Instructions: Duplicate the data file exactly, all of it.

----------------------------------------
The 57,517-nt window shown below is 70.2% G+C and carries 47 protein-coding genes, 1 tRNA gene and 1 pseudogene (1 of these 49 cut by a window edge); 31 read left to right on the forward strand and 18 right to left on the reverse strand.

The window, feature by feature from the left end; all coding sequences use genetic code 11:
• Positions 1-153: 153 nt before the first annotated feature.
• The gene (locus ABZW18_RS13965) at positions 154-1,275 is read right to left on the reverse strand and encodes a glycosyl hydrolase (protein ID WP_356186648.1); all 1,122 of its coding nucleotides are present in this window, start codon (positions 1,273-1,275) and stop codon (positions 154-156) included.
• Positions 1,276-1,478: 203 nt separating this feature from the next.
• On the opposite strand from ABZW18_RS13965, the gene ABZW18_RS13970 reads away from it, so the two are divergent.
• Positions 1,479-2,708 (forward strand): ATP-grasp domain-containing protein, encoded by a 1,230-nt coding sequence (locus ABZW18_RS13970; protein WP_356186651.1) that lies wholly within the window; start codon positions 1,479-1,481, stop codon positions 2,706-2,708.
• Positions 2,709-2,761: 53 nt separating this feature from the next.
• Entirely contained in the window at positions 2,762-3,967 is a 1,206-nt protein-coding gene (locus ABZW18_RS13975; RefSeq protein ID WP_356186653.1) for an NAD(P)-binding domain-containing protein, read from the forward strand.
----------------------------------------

The 57,517-nt window shown below is 70.2% G+C and carries 47 protein-coding genes, 1 tRNA gene and 1 pseudogene (1 of these 49 cut by a window edge); 31 read left to right on the forward strand and 18 right to left on the reverse strand.

The window, feature by feature from the left end; all coding sequences use genetic code 11:
• Positions 1-153: 153 nt before the first annotated feature.
• The gene (locus ABZW18_RS13965) at positions 154-1,275 is read right to left on the reverse strand and encodes a glycosyl hydrolase (protein ID WP_356186648.1); all 1,122 of its coding nucleotides are present in this window, start codon (positions 1,273-1,275) and stop codon (positions 154-156) included.
• Positions 1,276-1,478: 203 nt separating this feature from the next.
• On the opposite strand from ABZW18_RS13965, the gene ABZW18_RS13970 reads away from it, so the two are divergent.
• Positions 1,479-2,708 (forward strand): ATP-grasp domain-containing protein, encoded by a 1,230-nt coding sequence (locus ABZW18_RS13970; protein WP_356186651.1) that lies wholly within the window; start codon positions 1,479-1,481, stop codon positions 2,706-2,708.
• Positions 2,709-2,761: 53 nt separating this feature from the next.
• Entirely contained in the window at positions 2,762-3,967 is a 1,206-nt protein-coding gene (locus ABZW18_RS13975; RefSeq protein ID WP_356186653.1) for an NAD(P)-binding domain-containing protein, read from the forward strand.